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Examples of recording in the funerary archaeology of Egypt

In general it can be said that excavators were more interested in, and produced more accurate records, the older the tomb. For example, Junker published in 1913 in great detail the Early Dynastic cemetery at Turah. About thirty years later he published in twelve volumes parts of the Old Kingdom (about 2686-2181 BC) cemetery of Gizeh. These focus on art; small finds, pottery and disposition of burials are often only very briefly described. Reisner worked in Gizeh at about the same time and produced much more detailed records, but most of these are not yet published.

other archaeologists in Egypt
before 1900

Naqada (excavation year: 1895)

a selection of tombs published in drawings; finds only briefly described

most tombs drawn in the notebooks; finds not described in detail

for many tombs no plans; in many cases the finds can be identified from marks on the objects and records in museums

The publication is highly selective; but Petrie pays considerable attention to small finds (for example stone tools and pottery)

Dahshur , de Morgan

Highly selective publication and recording of finds. Some tombs are described and published with plans and colour photographs. Other finds and tomb groups are either omitted or only briefly mentioned. The publication focus is on art objects. Pottery is in general only presented in complete tomb groups.


after 1900

Gizeh 1907

Plans published for individual tombs, but without general map of the area around the mastaba.

The single tombs found around the mastaba are described briefly in the publication.


Only a selection of objects found is published; even when a tomb is selected for publication, not all finds from it are included in the publication.

see Gizeh subsidiary tomb no. 50

Naga ed Deir. Excavated by Reisner in 1901-105, 1910-1912, 1923-1924. The publication provides detailed plans of all tombs, and a listing of all finds.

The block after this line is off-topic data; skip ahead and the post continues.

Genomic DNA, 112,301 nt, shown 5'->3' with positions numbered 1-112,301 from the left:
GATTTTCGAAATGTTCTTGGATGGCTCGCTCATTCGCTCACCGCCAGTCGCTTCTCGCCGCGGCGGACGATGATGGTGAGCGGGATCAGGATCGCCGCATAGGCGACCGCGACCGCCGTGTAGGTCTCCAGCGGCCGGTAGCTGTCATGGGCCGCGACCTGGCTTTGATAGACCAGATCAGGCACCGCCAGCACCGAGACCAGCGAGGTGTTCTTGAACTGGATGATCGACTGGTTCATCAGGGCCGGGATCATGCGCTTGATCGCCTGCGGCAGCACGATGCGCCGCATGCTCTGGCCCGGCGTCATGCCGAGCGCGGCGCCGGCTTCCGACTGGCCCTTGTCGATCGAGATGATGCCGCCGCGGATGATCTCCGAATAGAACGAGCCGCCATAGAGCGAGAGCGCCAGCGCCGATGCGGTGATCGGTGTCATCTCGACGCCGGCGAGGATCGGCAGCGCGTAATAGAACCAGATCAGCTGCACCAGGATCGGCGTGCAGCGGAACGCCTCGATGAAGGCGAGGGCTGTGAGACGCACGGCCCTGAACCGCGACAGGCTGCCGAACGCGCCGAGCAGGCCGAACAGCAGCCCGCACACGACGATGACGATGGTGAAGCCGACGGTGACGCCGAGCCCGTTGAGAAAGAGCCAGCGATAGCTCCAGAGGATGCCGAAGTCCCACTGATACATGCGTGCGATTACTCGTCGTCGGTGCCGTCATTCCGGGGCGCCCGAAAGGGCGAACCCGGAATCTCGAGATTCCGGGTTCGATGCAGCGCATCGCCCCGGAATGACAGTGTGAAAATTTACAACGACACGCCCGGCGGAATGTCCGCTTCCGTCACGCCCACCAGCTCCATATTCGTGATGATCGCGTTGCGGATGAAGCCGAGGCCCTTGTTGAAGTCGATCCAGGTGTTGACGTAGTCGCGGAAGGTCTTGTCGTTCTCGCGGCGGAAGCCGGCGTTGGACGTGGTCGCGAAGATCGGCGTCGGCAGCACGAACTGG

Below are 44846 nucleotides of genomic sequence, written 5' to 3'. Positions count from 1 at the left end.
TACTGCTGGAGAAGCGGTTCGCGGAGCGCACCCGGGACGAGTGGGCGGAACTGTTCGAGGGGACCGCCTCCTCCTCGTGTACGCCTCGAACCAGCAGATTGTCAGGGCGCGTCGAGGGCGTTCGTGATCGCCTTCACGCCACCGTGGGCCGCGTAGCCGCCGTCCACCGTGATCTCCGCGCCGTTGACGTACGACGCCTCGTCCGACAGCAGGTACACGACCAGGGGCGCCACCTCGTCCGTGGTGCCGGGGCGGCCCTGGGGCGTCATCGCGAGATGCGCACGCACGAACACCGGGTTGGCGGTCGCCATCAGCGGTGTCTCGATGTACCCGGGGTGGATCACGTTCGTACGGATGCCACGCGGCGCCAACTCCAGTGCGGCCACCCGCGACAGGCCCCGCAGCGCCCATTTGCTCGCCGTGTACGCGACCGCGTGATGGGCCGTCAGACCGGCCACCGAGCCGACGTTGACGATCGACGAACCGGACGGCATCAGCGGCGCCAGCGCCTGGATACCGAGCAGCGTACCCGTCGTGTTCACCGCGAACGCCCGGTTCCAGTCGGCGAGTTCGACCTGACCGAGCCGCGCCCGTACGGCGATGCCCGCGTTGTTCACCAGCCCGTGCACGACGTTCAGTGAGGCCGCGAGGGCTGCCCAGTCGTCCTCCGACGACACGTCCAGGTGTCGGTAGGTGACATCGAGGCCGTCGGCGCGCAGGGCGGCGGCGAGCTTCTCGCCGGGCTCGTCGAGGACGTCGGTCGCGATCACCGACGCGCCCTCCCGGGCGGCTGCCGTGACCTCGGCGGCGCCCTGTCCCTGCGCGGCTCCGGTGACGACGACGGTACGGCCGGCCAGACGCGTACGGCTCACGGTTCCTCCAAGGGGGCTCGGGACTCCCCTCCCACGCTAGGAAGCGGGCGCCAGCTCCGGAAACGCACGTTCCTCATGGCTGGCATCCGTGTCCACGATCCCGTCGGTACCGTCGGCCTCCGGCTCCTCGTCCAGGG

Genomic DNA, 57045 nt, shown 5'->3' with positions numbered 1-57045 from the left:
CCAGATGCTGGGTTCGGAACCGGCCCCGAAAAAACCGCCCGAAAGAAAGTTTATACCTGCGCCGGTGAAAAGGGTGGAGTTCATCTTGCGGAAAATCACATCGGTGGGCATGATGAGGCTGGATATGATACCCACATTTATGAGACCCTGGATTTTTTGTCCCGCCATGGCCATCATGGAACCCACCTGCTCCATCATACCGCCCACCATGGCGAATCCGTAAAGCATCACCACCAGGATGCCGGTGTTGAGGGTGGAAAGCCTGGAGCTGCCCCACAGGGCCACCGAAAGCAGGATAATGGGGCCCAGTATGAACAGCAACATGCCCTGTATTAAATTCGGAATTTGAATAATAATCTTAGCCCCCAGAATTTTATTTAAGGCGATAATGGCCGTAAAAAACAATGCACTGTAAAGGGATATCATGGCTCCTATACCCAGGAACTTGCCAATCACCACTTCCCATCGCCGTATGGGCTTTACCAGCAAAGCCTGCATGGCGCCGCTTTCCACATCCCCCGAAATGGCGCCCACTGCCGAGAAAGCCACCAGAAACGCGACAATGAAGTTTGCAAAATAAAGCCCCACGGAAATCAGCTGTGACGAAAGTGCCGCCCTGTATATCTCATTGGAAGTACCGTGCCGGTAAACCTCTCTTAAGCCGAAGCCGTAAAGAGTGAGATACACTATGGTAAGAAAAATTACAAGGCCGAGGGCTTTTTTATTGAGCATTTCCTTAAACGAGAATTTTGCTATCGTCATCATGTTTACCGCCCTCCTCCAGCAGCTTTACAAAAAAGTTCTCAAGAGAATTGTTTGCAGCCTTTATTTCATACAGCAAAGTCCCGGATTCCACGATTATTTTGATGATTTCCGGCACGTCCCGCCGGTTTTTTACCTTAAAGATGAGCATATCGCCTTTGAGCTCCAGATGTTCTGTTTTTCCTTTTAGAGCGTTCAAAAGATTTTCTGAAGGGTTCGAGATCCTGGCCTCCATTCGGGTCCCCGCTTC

Tura. Excavated by Junker 1909-1910 and published in Junker 1913. Detailed plans of most of the tombs.


Publication of a Middle Kingdom (about 2025-1700 BC) cemetery at Abusir. Many tombs and objects are described in detail; however, the pottery and many small finds are almost all omitted.

Schäfer 1908


Gerzeh 1911 (excavator: Wainwright, working for Petrie);
Petrie/Wainwright/Mackay 1912
Wainwright used tomb cards to record each single tomb, giving a sketch of the tombs and a list with the finds.
The publication gives only a short description and summary of the finds and of the whole cemetery, no single tombs are presented.


publication of the tomb of Senebtisi.

The undisturbed but water-damaged burial of Senebtisi (Twelfth Dynasty) is published in great detail.

Mace 1916

In his publication of the Tarkhan cemetery, Petrie makes this criticism of the work of Reisner (Naga ed-Deir) and Junker (Turah):

A publication should be selective, showing only important finds



Tarkhan, excavated in 1911-12. There are tomb cards with plans of all tombs. In the publication Petrie published the tombs in tables. In the first volume he gives for pottery only the types found in each tomb, while in the second volume he also records the number of pots in each pottery type found.



Harageh (excavated by Engelbach in 1913-1914)

There are tomb cards, but only pottery types are recorded. The tomb cards give no plans for individual tombs.

The tombs are published in a register. The publication is very careful on pottery types, beads and other small finds, but provides only the types (Engelbach 1923).
It is not possible to reconstruct single tombs from the surviving records.


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